We’re bumping this up top overnight because it quickly got buried by the Andrew Brackman news this afternoon. Enjoy.
Earlier today professional good guy Tim Dierkes, owner of MLB Trade Rumors, engaged in his annual practice of predicting where the top 50 free agents will land. He even setup up a contest, which could turn into loads of fun. I encourage everyone to give it a try. It’ll be at least as fun as ottoneu’s Pick Six.
Much as I enjoy Tim’s work, I found myself disagreeing with many of his free agent picks, particularly the ones towards the top of the list. Instead of entering his contest, I thought it would be worthwhile to print his list with my own predictions. There are a lot of tough choices here, and there’s no way I’ll get more than half of these right. But given team needs needs, resources, and inclinations, here how I think the free agent market shakes out.
1. Albert Pujols – Cardinals. They signed Matt Holliday for seven years and $120 million. It’s hard to do that and then, two winters later, let the best player in baseball walk.
2. Prince Fielder – Brewers. Tim has him going to the Mariners, which could be funny for Yankees fans. He’d probably DH at first — which is one reason I don’t think he’d sign there — but he could loom as Justin Smoak’s replacement. And then we could think back to the Cliff Lee trade and giggle a bit. But ultimately I think the Brewers will lay out and keep their killer three-four combo in tact.
3. Jose Reyes – Tigers. Tim picked the Brewers, but I can’t see them letting Fielder walk and signing Reyes, even if Reyes will probably get a little less money. There are a few other options here, but there are issues. The Dodgers could fit, but their financial situation is unknown. Ditto the Mets, who I’d put as the No. 2 suitor. The Giants had a record payroll in 2011, missed the playoffs, and have about $90 million committed to 2012 (counting Lincecum) with plenty of spots to fill. The Nationals could jump in, I suppose. The Red Sox would probably be the favorites had they not signed Carl Crawford last off-season. The Cardinals are going to be at a huge payroll level after Pujols. That leaves the Tigers. They cut payroll by almost $20 million from 2010 to 2011, and made the playoffs. They could make the outlay for Reyes and really shore up their offense.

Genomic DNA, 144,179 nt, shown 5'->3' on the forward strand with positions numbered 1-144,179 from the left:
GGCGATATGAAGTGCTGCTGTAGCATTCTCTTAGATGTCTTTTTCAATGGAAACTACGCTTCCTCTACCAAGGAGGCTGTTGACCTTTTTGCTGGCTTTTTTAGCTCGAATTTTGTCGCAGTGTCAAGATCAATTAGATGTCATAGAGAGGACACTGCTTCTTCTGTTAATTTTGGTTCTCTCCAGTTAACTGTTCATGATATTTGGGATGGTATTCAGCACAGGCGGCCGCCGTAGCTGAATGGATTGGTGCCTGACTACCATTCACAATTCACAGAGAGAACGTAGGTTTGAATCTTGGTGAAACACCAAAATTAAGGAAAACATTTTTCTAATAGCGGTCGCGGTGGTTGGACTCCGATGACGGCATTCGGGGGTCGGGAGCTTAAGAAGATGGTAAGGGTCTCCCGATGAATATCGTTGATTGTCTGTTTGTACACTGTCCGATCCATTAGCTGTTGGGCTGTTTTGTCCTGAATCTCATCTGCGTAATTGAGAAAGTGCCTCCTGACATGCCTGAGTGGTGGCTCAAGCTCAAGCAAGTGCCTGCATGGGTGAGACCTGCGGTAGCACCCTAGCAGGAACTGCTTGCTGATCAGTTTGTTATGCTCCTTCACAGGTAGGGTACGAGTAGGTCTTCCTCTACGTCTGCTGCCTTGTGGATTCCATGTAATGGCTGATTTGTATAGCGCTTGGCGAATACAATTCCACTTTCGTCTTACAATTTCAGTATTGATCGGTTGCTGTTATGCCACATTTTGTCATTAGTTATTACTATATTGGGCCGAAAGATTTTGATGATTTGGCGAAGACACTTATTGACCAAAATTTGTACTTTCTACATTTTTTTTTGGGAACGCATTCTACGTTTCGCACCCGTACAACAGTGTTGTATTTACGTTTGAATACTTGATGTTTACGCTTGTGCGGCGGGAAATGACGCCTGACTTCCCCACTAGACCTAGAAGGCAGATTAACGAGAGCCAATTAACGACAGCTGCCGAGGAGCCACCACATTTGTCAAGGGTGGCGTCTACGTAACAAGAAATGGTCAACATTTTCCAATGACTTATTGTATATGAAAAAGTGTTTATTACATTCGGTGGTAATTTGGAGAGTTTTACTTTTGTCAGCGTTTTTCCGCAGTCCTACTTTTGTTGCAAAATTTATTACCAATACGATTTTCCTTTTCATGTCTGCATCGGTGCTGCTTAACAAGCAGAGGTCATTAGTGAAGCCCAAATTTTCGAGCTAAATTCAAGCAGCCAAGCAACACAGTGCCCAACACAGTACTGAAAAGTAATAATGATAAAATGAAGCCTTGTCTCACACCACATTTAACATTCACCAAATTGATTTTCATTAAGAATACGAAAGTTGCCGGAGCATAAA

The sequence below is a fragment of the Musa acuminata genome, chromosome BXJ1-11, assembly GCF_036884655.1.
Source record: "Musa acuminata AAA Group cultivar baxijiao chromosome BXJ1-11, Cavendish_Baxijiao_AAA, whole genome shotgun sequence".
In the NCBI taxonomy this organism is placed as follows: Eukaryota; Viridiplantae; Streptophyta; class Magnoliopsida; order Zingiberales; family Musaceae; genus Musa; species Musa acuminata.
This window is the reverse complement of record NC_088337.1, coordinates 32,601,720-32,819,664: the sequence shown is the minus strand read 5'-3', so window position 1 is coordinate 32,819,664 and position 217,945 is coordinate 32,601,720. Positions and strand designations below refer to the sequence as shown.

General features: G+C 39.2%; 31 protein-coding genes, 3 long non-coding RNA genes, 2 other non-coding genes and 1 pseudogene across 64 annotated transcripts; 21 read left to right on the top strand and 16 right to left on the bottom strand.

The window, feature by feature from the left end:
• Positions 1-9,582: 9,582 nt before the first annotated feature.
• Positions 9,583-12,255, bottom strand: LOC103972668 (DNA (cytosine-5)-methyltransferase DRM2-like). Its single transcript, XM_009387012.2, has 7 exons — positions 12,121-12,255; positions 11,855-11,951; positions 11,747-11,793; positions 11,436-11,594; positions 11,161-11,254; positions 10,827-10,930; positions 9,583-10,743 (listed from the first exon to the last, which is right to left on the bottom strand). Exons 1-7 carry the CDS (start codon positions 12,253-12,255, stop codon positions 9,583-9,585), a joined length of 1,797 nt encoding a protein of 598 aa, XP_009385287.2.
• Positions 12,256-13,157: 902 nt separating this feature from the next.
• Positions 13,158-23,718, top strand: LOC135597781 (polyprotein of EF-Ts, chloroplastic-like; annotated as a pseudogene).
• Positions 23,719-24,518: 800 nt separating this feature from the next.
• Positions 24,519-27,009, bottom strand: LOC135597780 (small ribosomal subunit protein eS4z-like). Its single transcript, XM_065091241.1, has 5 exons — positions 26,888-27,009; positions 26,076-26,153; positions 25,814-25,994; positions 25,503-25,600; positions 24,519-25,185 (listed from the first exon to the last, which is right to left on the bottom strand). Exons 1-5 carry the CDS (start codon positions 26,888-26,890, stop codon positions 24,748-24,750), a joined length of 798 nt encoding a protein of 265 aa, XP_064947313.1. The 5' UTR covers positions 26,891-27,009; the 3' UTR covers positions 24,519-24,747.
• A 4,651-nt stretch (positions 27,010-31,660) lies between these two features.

4. C.J. Wilson – Cubs. Chances are Theo Epstein and Jed Hoyer aren’t planning a big run in 2012, but they do need pitching in the long term. Their starters were in the bottom third of the league, and they do have a few openings. They surely plan to contend in 2013, and any contract Wilson signs will keep him around through at least 2015, and probably 2016.
5. Yu Darvish – Yankees. The Yankees have the resources, and he would probably represent a better deal for them than Wilson. I laid out the case for Darvish and stand by it.
6. Edwin Jackson – Nationals. If they miss out on Wilson, I fully expect them to beat other teams’ offers for Jackson.
7. Jimmy Rollins – Phillies. They don’t have the cash to sign Reyes, and they’re not starting the season with Wilson Valdez at shortstop if they can help it. The Giants might be interested if they don’t sign Reyes, but I really see the Giants going with a lower cost option.
8. Aramis Ramirez – Brewers. They claim poverty often, but after a deep playoff run I can see the Brewers again making a run in 2012, especially if they bring back Fielder. They definitely have an opening at third, and I don’t see Ramirez getting a ludicrous contract this winter. The wild card here is Tim’s pick, the Orioles. But will a new GM make the same kind of mistakes that old regimes made? No, I think the Orioles will try a different approach this winter and avoid a potential mistake in Ramirez. There’s another wild card here, too, but I view it as far less likely.
9. Carlos Beltran – Giants. Their offense was putrid in 2011, and they could use a full season of Beltran in right field. They’ll have an opening for him, too, so it’s a perfect fit.
10. Jonathan Papelbon – Red Sox. It’s hard to see him leaving, especially given other teams’ financial situations. I don’t see a team like the Reds laying out that much for a closer.